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Along with har gow (crystal shrimp dumplings), Chinese pork and shrimp siu mai are a dim sum classic. It is the first item I look for whenever I'm at a dim sum restaurant—yum cha (morning tea, of which dim sum is a part) would just not be complete with out a few bamboo steamers of siu mai on the table.
Wrapped in a thin sheet of dough and shaped like a squat cylinder, siu mai are typically filled with both pork and shrimp, though some are made only with shrimp or scallop, and there's also a Shanghai variety that's stuffed with glutinous rice. Sometimes bamboo shoots, water chestnuts, or dehydrated shiitake mushrooms are diced and added to the mixture. My favorite siu mai has always been the simplest ones, filled with just ground pork, chopped shrimp, and pork fat—the key ingredient for juicy and flavorful dumplings.
For the pork fat, my first choice is fatback. If it comes with the skin attached, make sure to slice that off first before finely dicing the fat (If you are purchasing it from a butcher, they can usually skin it for you). If you can't find fatback, ground pork belly is also a good way to add fat to the filling.
I finely grind both the pork and the fatback, but the shrimp I like to keep in slightly larger bits. A food processor works well for all three: The pork and fatback can go in together, while the shrimp should be pulsed separately, then they all can be mixed together to form the filling. Before processing the shrimp, though, I first marinate it briefly in cold water with baking soda, which helps to make the shrimp extra plump.
Once the pork, pork fat, and shrimp are together, I season with mixture with sesame oil, salt, white pepper, Shaoxing wine, and some ginger, plus a bit of cornstarch for additional binding power.
Without the wrapper, a naked siu mai would just be a meatball. Like with wontons, the wrappers used for siu mai are very thin, and indeed, store-bought wonton wrappers work well.
I try to get extra-thin ones, but if you can't find them, regular wrappers will also work. In the photos here, I used both extra-thin wonton wrappers and vegetable wonton wrappers (which are basically just green regular wonton wrappers).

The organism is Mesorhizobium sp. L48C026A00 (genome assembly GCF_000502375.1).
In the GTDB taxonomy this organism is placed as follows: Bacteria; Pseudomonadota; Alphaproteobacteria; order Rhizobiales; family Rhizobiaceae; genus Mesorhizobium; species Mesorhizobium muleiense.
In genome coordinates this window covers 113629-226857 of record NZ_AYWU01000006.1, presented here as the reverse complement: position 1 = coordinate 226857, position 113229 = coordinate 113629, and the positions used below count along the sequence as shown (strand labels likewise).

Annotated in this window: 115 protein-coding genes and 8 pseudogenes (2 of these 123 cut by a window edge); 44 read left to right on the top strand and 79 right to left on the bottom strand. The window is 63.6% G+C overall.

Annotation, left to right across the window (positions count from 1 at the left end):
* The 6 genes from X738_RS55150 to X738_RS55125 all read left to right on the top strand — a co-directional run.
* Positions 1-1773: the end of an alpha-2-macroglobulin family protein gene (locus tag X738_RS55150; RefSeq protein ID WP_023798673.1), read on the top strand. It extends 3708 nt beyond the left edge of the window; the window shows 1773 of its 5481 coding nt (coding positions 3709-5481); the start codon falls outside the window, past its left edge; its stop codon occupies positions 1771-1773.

Once you have the filling and the wrappers ready, it's time to wrap.
One of the hardest parts of dumpling making is wrapping the darned thing. Thankfully with siu mai, the process is pretty straightforward:
First, place a wonton wrapper in the palm of your hand.
Place a ball of stuffing in the middle.
Then bring two opposite corners towards the middle, gently squeezing them into place.
Now bring the remaining two corners together and squeeze once more to form a little wrinkled cup around the filling.
That's it, you've just made one!
Keep going and you'll have a whole batch.
For a finishing touch, I like to put a thinly sliced round of carrot on the bottom of each siu mai, as well as a small pile of chopped carrot on top. Traditionally, crab roe is used on top, but since the purpose of the roe is more for color and less for flavor, I like to replace it with minced carrots. Other garnish options include tobiko (flying fish roe), ikura (salmon roe), peas, or chopped scallion. If you're planning to use tobiko or ikura, add those at the end, after the siu mai are cooked and out of the steamer.
To steam the dumplings, make sure to line the tray or basket with parchment paper or cabbage leaves to prevent sticking.
Siu mai can be cooked fresh, but they can also be frozen and then cooked straight from frozen, which only takes a few minutes longer than for fresh ones.
Usually, siu mai require no dipping sauce. If you do want to whip up something quick, keep it simple—a splash of soy sauce, a drizzle of sesame oil, and some fresh chopped scallions on the side is what I would recommend. Not only are siu mai quick to wrap and steam, these meaty little dumplings take even less time to consume.
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